Can a polysurface be converted into a regular surface?

I want to blend these two surfaces and I was thinking I’d get a cleaner transition if I could simplify the upper (vertical) surface (122.3 KB)

Hi James, ‘Explode’ a polysurface to break it down to the individual surfaces.

Use the ‘split’ command using the ‘isocurve’ command line option and ‘toggle’ to required split orientation, then pick the end point of the a curve (for example) to align the split.

and… if you are blending, the result may be nicer if you split away the radiused corners of the bottom surface using some construction curves.

If a pair of surfaces with a common edge are not trimmed then you can use MergeSrf to merge the surfaces. However, if the pair of surfaces do not have appropriate continuity across the shared edge (G2 for surfaces which are degree 3 in the direction parallel to the edge) then, depending on the options used in MergeSrf, “kinks” will be introduced into the new surfaces, and/or the new surface will have a different shape than the original surfaces. Either of these may be undesirable.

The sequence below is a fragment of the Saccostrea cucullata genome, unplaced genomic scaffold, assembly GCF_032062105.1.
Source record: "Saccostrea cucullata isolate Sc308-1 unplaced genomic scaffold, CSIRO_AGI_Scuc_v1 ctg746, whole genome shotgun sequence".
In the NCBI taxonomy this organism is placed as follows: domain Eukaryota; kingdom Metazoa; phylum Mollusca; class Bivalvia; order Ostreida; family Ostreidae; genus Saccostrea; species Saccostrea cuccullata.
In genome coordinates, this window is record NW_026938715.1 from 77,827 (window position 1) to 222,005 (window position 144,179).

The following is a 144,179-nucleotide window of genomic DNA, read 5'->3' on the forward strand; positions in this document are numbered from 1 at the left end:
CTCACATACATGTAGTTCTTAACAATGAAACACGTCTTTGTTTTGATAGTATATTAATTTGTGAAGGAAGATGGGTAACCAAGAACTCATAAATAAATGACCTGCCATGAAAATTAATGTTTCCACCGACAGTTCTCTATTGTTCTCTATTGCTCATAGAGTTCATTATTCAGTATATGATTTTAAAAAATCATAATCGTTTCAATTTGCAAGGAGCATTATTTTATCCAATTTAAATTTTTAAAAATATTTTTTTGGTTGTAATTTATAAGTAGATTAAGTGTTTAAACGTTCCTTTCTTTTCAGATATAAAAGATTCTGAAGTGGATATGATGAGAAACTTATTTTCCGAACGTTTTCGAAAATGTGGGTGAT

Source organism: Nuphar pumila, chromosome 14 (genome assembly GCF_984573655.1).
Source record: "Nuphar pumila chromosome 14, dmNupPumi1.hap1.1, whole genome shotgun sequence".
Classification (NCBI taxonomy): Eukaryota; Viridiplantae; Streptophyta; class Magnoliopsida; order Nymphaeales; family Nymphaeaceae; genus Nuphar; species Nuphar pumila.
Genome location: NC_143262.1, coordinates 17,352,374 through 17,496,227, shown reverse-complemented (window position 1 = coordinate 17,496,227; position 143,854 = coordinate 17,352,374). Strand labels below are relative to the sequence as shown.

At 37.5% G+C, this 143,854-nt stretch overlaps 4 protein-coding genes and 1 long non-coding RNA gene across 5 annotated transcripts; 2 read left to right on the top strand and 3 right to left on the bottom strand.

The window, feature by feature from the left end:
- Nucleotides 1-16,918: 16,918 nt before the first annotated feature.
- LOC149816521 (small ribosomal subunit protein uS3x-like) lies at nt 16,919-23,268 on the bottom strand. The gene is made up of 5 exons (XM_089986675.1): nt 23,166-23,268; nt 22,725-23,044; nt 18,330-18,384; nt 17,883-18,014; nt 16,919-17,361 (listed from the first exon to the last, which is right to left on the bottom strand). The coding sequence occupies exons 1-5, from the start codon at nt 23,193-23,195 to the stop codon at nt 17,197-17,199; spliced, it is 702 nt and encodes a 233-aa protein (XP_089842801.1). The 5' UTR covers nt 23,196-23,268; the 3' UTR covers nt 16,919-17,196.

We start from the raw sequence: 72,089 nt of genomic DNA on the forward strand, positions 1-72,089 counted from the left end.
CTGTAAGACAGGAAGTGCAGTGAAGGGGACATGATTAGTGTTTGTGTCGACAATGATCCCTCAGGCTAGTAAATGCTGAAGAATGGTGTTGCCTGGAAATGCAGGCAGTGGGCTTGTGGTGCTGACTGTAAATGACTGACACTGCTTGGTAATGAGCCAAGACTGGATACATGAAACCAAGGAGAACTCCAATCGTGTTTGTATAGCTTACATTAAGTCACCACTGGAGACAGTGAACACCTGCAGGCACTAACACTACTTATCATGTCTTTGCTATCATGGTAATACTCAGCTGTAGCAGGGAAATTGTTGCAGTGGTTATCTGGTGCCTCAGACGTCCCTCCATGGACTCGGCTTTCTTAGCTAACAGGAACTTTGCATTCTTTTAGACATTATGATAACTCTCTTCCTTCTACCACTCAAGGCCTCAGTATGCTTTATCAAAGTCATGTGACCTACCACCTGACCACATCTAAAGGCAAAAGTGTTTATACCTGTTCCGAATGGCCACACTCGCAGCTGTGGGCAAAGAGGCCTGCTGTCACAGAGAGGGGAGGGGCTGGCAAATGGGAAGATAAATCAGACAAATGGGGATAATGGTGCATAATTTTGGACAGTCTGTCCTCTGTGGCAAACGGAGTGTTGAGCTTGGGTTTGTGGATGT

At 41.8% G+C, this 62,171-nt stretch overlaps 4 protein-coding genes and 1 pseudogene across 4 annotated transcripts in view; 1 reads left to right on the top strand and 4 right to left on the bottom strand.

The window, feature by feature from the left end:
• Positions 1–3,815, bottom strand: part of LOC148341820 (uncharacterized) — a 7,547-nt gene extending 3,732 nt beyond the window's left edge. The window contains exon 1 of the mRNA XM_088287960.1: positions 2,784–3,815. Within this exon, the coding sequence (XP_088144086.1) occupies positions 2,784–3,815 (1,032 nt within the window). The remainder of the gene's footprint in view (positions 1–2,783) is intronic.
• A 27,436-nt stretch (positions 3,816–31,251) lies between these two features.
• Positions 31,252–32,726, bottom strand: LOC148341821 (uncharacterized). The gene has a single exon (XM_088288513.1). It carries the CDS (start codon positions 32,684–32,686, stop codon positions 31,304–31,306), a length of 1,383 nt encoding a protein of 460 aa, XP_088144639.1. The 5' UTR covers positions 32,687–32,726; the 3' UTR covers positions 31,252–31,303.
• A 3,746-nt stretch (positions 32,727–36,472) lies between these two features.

I was able to get a full surface for the upper part of this by pulling the lower rail to an extrusion of the upper rail. I made a sweep and then was able to blend the surfaces. Still, the surface seems less than ideal and I was wondering if it’s possible to rebuild the blended surface while forcing it to maintain it’s border edges. What happens normally with a rebuild of this sort of surface is a pulling away from the surface edges that it was derived from. (144.9 KB)

FitSrf can be useful for rebuilding surfaces which have acquired too many control points, while having some control over the shape.